# Steps of the Scientific Method: Problem Question 1

This article provides an example of a problem question that can be solved through experimentation using the scientific method. The problem question presented is "What effect does the amount of sugar used in

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Slide2Steps of theScientific Method Problem/Question 1.  Problem/Question :  Develop a question or problem that can be solved through experimentation.

Slide3Problem/QuestionJohn watches his grandmother bake bread. He ask his grandmother what makes the bread rise. She explains that yeast releases a gas as it feeds on sugar.

Slide4Problem/QuestionJohn wonders if the amount of sugar used in the recipe will affect the size of the bread loaf?

Slide5Caution!Be careful how you use  effect  and affect . Effect  is usually a noun and  affect , a verb. “ The  effect  of sugar amounts on the rising of bread.” “How does sugar  affect  the rising of bread?”

Slide6Create the  problem  or  state the  question? Create  the  problem  or  state the  question?

Slide7Problem/Question(cm 3 ). How much sugar in mass  (g)  will affect the size of the bread loaf in volume  (cm 3 ).

Slide8Steps of theScientific Method Observation/Research 2.  Observation/Research :  Make observations and research your topic of interest.

Slide9Observation/ResearchJohn researches the areas of baking and fermentation and tries to come up with a way to test his question. He keeps all of his information on this topic in a journal.

Slide10How will John set up hisinvestigation? What 3 important questions he will need to research?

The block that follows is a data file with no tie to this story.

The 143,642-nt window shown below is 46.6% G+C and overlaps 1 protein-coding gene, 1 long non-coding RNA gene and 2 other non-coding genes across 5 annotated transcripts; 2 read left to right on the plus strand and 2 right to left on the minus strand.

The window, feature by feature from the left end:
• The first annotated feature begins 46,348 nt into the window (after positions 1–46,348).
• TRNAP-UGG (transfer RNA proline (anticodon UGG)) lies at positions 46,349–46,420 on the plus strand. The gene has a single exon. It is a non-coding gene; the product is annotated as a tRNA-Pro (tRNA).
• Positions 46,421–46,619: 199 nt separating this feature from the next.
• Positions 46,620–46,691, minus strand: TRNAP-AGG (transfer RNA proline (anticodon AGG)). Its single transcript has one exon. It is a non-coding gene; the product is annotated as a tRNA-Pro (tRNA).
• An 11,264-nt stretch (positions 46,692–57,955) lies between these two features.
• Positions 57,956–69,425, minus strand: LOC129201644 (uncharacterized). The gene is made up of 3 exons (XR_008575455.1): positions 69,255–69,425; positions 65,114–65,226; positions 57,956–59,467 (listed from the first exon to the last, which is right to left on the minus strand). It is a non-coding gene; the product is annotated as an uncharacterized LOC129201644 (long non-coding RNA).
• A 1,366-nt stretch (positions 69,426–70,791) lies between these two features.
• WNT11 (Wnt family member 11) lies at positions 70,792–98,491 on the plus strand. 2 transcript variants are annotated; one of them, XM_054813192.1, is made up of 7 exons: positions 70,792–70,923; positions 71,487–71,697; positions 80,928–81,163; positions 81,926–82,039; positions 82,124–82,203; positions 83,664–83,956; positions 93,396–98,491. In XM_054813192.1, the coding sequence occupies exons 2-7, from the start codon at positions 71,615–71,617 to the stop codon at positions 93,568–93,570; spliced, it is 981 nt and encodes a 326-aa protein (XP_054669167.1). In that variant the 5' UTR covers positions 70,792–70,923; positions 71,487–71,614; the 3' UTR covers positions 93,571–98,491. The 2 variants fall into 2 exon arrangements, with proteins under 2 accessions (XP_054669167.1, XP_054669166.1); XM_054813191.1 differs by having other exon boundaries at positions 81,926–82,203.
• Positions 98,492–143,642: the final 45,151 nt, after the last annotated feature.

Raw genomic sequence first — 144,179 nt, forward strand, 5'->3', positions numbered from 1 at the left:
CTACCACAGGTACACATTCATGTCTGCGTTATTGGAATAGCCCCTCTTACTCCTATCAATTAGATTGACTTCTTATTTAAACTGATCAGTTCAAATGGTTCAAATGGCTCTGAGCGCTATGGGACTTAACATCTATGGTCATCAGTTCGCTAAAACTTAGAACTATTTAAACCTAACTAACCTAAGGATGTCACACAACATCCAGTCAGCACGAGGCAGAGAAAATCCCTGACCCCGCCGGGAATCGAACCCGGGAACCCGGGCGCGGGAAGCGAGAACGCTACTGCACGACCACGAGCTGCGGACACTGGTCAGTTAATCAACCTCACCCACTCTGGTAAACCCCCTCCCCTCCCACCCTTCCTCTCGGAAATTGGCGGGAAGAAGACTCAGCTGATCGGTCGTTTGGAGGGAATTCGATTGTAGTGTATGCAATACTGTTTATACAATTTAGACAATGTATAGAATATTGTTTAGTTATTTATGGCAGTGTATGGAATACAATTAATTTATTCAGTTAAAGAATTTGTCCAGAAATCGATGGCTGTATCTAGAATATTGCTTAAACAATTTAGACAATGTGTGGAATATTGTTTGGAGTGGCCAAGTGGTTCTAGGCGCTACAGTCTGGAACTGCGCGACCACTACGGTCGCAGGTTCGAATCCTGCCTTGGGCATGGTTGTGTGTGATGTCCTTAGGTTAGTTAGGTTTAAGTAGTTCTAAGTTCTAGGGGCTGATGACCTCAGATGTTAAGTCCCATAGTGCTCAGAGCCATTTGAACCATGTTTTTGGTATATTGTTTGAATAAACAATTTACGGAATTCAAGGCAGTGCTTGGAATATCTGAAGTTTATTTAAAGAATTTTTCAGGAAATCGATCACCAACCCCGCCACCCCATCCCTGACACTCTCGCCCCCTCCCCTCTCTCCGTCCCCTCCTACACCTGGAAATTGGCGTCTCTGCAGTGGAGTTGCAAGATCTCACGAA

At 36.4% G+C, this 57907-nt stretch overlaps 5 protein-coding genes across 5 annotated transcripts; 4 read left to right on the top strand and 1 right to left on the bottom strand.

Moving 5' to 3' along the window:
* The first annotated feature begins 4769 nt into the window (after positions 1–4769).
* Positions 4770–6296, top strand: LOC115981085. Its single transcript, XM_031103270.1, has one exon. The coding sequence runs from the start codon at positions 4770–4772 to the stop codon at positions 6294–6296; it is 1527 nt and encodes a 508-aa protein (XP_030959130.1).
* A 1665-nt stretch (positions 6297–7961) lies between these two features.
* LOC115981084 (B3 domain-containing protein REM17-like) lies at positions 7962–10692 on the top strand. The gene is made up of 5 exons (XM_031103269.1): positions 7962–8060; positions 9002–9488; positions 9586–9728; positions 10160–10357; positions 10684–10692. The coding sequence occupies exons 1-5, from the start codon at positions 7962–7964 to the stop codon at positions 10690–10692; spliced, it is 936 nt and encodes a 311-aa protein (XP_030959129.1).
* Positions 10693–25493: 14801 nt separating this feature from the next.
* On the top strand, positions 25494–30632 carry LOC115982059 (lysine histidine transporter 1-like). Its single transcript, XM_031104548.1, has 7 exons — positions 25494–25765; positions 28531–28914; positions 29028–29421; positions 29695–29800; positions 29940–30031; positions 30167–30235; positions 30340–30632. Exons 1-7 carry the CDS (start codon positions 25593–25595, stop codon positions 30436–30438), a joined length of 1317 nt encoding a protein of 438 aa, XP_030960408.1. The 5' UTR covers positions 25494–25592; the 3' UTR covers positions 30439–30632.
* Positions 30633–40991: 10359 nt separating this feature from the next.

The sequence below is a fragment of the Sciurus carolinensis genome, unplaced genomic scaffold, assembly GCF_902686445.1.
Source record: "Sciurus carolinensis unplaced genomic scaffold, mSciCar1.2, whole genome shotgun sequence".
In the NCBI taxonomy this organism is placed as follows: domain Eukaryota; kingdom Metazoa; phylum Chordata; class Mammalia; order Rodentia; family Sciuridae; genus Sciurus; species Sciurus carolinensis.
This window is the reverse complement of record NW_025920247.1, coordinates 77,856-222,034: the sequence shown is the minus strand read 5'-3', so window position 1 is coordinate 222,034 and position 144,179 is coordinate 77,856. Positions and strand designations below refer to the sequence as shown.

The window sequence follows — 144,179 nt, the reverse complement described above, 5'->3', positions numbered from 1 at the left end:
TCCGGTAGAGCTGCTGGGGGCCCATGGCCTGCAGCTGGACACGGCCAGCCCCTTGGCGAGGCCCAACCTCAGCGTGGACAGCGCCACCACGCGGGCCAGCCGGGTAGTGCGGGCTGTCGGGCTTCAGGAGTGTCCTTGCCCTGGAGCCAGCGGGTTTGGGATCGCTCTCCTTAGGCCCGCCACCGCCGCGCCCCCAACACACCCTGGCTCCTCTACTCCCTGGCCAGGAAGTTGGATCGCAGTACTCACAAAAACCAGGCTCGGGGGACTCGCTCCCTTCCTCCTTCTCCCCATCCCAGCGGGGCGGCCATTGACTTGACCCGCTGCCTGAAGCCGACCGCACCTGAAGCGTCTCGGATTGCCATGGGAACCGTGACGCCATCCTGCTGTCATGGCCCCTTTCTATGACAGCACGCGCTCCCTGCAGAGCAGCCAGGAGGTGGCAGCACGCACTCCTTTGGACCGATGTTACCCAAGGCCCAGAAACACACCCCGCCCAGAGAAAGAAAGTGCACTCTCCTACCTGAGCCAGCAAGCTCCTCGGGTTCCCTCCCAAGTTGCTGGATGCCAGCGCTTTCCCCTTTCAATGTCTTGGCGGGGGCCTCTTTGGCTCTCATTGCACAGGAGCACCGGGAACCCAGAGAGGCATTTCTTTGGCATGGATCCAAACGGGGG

Slide11Steps of theScientific Method Formulate  a  Hypothesis 3.  Formulate  a  Hypothesis : Predict a possible answer to the problem or question. Example:  If  soil temperatures rise, then  plant growth  will increase.

Slide12Create the  hypothesis? Create  the  hypothesis?

Slide13Formulate a HypothesisAfter talking with his teacher and conducting further research, he comes up with a hypothesis. “If more sugar is added, then the bread will rise higher.”

Slide14Hypothesis  The hypothesis is an educated guess about the relationship between the independent and dependent variables. Note: These variables will be defined in the next few slides.

Slide153a. Independent Variable  The independent, or manipulated variable, is a factor that’s intentionally varied by the experimenter.

Slide16Independent VariableJohn is going to use  25g., 50g., 100g., 250g., 500g. of sugar in his experiment. The amount of sugar is the independent variable.

Slide173b. Dependent Variable  The dependent, or responding variable, is the factor that may change as a result of changes made in the independent variable.

Slide18What is  the  dependent variable? What  is  the  dependent variable?

Slide19Dependent VariableIn this case, it would be the size of the loaf of bread. (Length in cm x width in cm x height in cm)

Slide203c. Control Variables  The control variables in an experiment are all the factors that the experimenter attempts to keep the same.

Slide213c. Control VariablesJohn’s teacher reminds him to keep all other factors the same so that any observed changes in the bread can be attributed to the variation in the amount of sugar.

Slide22Can you  think  of  some control  variables  for  this experiment? Can  you  think  of  some control  variables  for  this experiment?

Slide23Control VariablesThey might include: Other ingredients to the bread recipe, oven used, rise time, brand of ingredients, cooking time, type of pan used, air temperature and humidity where the bread was rising, oven temperature, age of the yeast…

Slide24Steps of theScientific Method Experiment 4.   Experiment :  Develop and follow a  procedure . Include a detailed  materials  list. The outcome must be measurable (quantifiable).

Slide25ExperimentHis teacher helps him come up with a procedure   and list of needed  materials . She discusses with John how to determine the  control group .

Slide26Can you  create  procedures for  this  experiment? Can  you  create  procedures for  this  experiment?